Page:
Physician and Coding Errors in Patient Records

Susan S. Lloyd, John Peter Rissing

Research output: Contribution to journalArticle

199 Citations (Scopus)

Abstract

The Veterans Administration's discharge abstract system was studied to identify error frequency, source, and effect in five Veterans Administration hospitals. We reviewed 1,829 medical records from 21 services for concordance with the abstract; sampling provided 95% confidence for each service. Of these records, 1,499 (82%) differed from the abstract in at least one item. Of 20,260 items, 4,360 (22%) were incorrect, with three error sources: physician (62%), coding (35%), and keypunch (3%). We projected 2.14 physician and 0.81 coding errors in the average abstract. Eighty-nine percent of projected physician errors were failures to report a procedure or diagnosis. Coding was subjective and errors were synergistic with physician errors. We projected that correction of errors would change 19% of the records for diagnosis-related group purposes and substantially increase future resource allocation. This effect varied considerably by service.

Original languageEnglish (US)
Pages (from-to)1330-1336
Number of pages7
JournalJAMA: The Journal of the American Medical Association
Volume254
Issue number10
DOIs
StatePublished - Sep 13 1985

Fingerprint

Physicians
United States Department of Veterans Affairs
Research Design
Veterans Hospitals
Resource Allocation
Diagnosis-Related Groups
Medical Records

ASJC Scopus subject areas

  • Medicine(all)

Cite this

Physician and Coding Errors in Patient Records. / Lloyd, Susan S.; Rissing, John Peter.

In: JAMA: The Journal of the American Medical Association, Vol. 254, No. 10, 13.09.1985, p. 1330-1336.

Research output: Contribution to journalArticle

@article{ff3c993e10cf4fa5bab9da1911655386,
title = "Physician and Coding Errors in Patient Records",
abstract = "The Veterans Administration's discharge abstract system was studied to identify error frequency, source, and effect in five Veterans Administration hospitals. We reviewed 1,829 medical records from 21 services for concordance with the abstract; sampling provided 95{\%} confidence for each service. Of these records, 1,499 (82{\%}) differed from the abstract in at least one item. Of 20,260 items, 4,360 (22{\%}) were incorrect, with three error sources: physician (62{\%}), coding (35{\%}), and keypunch (3{\%}). We projected 2.14 physician and 0.81 coding errors in the average abstract. Eighty-nine percent of projected physician errors were failures to report a procedure or diagnosis. Coding was subjective and errors were synergistic with physician errors. We projected that correction of errors would change 19{\%} of the records for diagnosis-related group purposes and substantially increase future resource allocation. This effect varied considerably by service.",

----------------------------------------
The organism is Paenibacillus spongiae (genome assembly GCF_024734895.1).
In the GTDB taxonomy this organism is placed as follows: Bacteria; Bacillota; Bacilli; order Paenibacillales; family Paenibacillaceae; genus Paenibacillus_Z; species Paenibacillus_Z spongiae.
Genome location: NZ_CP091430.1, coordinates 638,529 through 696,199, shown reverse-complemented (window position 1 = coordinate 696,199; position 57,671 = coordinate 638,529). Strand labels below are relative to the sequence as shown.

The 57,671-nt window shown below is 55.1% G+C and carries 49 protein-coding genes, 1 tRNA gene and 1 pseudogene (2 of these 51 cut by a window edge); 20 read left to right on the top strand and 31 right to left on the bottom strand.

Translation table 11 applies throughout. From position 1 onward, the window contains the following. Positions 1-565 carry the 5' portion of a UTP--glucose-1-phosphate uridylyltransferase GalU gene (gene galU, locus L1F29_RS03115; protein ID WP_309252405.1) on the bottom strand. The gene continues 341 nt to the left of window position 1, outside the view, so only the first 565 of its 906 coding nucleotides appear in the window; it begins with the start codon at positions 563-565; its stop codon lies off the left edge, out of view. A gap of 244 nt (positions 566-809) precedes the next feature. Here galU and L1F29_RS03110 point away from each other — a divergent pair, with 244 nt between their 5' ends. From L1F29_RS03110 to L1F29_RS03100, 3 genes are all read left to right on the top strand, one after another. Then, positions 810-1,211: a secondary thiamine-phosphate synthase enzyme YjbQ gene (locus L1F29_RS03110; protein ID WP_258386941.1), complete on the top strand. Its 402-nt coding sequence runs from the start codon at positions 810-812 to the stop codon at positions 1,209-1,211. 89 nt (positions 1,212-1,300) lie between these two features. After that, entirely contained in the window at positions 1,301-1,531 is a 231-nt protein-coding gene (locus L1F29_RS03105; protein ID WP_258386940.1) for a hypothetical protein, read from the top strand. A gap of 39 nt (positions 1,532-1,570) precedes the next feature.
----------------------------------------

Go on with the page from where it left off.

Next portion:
author = "Lloyd, {Susan S.} and Rissing, {John Peter}",
year = "1985",
month = "9",
day = "13",
doi = "10.1001/jama.1985.03360100080018",
language = "English (US)",
volume = "254",
pages = "1330--1336",
journal = "JAMA - Journal of the American Medical Association",
issn = "0002-9955",
publisher = "American Medical Association",
number = "10",

}

TY - JOUR

T1 - Physician and Coding Errors in Patient Records

AU - Lloyd, Susan S.

AU - Rissing, John Peter

PY - 1985/9/13

Y1 - 1985/9/13

N2 - The Veterans Administration's discharge abstract system was studied to identify error frequency, source, and effect in five Veterans Administration hospitals. We reviewed 1,829 medical records from 21 services for concordance with the abstract; sampling provided 95% confidence for each service. Of these records, 1,499 (82%) differed from the abstract in at least one item. Of 20,260 items, 4,360 (22%) were incorrect, with three error sources: physician (62%), coding (35%), and keypunch (3%). We projected 2.14 physician and 0.81 coding errors in the average abstract. Eighty-nine percent of projected physician errors were failures to report a procedure or diagnosis. Coding was subjective and errors were synergistic with physician errors. We projected that correction of errors would change 19% of the records for diagnosis-related group purposes and substantially increase future resource allocation. This effect varied considerably by service.

AB - The Veterans Administration's discharge abstract system was studied to identify error frequency, source, and effect in five Veterans Administration hospitals. We reviewed 1,829 medical records from 21 services for concordance with the abstract; sampling provided 95% confidence for each service. Of these records, 1,499 (82%) differed from the abstract in at least one item. Of 20,260 items, 4,360 (22%) were incorrect, with three error sources: physician (62%), coding (35%), and keypunch (3%). We projected 2.14 physician and 0.81 coding errors in the average abstract. Eighty-nine percent of projected physician errors were failures to report a procedure or diagnosis. Coding was subjective and errors were synergistic with physician errors. We projected that correction of errors would change 19% of the records for diagnosis-related group purposes and substantially increase future resource allocation. This effect varied considerably by service.

UR - http://www.scopus.com/inward/record.url?scp=0021932124&partnerID=8YFLogxK

UR - http://www.scopus.com/inward/citedby.url?scp=0021932124&partnerID=8YFLogxK

U2 - 10.1001/jama.1985.03360100080018

DO - 10.1001/jama.1985.03360100080018

M3 - Article

VL - 254

SP - 1330

EP - 1336

JO - JAMA - Journal of the American Medical Association

JF - JAMA - Journal of the American Medical Association

SN - 0002-9955

IS - 10

ER -